Through crowdsourcing, Civil Air Patrol has conducted and completed the largest disaster response in support of the Federal Emergency Management Agency this year.

Led by the CAP Geospatial Program, 772 senior members and cadets from 37 CAP wings conducted imagery analysis of structures damaged by Hurricane Ida using the FEMA Crowdsourced Damage Assessment App.

Assessments by CAP members included 27,900 of the 30,300 structures classified for damage review. Organizations using these assessments include FEMA Headquarters, FEMA Recovery, FEMA Region VI, the American Red Cross, the Federal Insurance and Mitigation Administration and the Small Business Administration.

“Everyone did an awesome job at completing the assessments and helping FEMA,” said John Desmarais, CAP’s director of operations.

The crowdsourcing data was packaged and provided to FEMA Recovery to support the survivors and disaster response. That allowed FEMA to avoid, or at least curtail, the number of inspectors needed for ground sorties — critical given the  COVID-19 situation in Louisiana.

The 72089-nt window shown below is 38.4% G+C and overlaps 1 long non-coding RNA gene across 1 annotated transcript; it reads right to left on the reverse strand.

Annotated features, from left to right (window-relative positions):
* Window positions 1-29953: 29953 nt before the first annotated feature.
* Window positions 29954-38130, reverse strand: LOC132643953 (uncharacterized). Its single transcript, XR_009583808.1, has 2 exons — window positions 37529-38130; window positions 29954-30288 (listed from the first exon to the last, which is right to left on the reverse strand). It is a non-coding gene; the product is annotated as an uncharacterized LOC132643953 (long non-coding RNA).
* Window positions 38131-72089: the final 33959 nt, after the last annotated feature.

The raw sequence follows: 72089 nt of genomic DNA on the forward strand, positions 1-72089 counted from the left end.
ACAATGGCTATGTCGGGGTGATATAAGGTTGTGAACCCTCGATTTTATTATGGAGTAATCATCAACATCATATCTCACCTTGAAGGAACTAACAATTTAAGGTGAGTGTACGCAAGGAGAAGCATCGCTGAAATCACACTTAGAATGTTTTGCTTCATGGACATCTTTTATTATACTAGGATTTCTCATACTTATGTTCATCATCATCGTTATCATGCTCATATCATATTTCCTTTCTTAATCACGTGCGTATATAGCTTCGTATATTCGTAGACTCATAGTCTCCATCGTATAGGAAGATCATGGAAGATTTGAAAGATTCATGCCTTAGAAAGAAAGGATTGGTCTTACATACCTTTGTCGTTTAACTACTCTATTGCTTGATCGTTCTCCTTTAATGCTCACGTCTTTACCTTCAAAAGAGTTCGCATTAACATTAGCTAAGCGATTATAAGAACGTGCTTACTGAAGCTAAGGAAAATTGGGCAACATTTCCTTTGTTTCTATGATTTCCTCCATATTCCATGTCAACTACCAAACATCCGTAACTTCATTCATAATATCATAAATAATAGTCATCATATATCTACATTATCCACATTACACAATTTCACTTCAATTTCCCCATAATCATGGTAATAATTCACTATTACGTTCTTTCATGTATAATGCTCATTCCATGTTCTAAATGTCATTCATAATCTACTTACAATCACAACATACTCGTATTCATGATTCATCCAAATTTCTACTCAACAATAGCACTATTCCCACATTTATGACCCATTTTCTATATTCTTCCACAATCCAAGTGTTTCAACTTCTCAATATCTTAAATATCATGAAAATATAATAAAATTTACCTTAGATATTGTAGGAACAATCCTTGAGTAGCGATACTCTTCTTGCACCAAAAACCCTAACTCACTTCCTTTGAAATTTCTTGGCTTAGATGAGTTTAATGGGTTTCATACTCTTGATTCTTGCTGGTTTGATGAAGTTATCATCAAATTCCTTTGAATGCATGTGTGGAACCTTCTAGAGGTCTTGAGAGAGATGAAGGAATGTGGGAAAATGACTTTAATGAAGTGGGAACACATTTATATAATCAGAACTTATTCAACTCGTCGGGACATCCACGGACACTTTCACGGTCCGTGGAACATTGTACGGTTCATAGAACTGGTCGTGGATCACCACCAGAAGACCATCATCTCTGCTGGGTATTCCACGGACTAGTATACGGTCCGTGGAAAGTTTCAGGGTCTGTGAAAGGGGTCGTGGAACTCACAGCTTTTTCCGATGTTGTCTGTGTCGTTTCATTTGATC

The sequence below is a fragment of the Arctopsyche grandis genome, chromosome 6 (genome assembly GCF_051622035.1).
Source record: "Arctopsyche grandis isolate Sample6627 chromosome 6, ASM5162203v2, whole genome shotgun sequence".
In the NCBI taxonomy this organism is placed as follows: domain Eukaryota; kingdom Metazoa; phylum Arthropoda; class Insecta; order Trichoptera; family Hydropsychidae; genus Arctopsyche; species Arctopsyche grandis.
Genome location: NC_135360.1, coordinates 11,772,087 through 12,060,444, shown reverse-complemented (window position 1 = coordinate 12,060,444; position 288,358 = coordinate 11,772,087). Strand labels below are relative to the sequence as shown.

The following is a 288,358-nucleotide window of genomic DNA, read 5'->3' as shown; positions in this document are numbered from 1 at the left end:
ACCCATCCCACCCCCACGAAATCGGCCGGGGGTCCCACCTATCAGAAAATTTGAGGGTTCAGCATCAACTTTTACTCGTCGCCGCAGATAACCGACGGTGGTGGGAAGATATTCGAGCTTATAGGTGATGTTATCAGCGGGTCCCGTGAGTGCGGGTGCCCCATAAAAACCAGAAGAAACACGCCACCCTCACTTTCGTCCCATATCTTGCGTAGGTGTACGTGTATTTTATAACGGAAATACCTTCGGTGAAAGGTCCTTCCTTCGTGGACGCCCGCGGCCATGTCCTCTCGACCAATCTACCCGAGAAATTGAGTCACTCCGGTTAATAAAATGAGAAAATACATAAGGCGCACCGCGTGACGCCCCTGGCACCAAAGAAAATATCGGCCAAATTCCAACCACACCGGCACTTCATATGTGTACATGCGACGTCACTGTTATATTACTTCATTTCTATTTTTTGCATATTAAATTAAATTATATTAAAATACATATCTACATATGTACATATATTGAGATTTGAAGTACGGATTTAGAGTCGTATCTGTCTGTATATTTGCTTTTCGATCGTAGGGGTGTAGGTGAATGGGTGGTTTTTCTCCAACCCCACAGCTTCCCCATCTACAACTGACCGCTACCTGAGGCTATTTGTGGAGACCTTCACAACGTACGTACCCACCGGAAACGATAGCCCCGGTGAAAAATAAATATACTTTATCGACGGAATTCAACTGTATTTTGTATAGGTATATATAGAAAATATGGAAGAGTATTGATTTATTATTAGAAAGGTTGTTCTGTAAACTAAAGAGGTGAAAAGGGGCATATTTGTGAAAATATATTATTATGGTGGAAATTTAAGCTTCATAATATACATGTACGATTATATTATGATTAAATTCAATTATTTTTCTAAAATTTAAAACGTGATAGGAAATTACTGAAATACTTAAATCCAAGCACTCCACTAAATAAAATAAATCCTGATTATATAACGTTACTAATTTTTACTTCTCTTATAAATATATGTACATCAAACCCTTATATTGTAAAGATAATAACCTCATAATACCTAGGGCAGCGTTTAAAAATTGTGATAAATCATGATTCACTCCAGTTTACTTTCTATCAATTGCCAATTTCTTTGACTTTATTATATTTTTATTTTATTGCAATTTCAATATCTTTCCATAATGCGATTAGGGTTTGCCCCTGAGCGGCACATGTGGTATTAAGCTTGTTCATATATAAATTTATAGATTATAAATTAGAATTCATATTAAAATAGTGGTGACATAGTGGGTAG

“We’ve been told our efforts will be briefed to the Joint Field Office in Louisiana and then senior leadership of FEMA and higher with the credit going to Civil Air Patrol,” Desmarais said.

CAP’s crowdsourcing efforts were last used in 2017 after Hurricane Marie made landfall in Puerto Rico and the Virgin Islands.

Lt. Col. Rick Woolfolk, deputy chief of staff for CAP’s Southwest Region, described crowdsourcing as “a way to get civilians involved in reviewing all different sources of photographic imagery to identify damage.”

“Anybody can volunteer, but FEMA would like to have folks that have had some training in photographic intelligence or training in reviewing photos and being able to discern between damage to a structure and trees down that have not impacted a structure,” Woolfolk said. “However, it is not a requirement to have this experience, as FEMA runs volunteers through an abbreviated course to get them started.”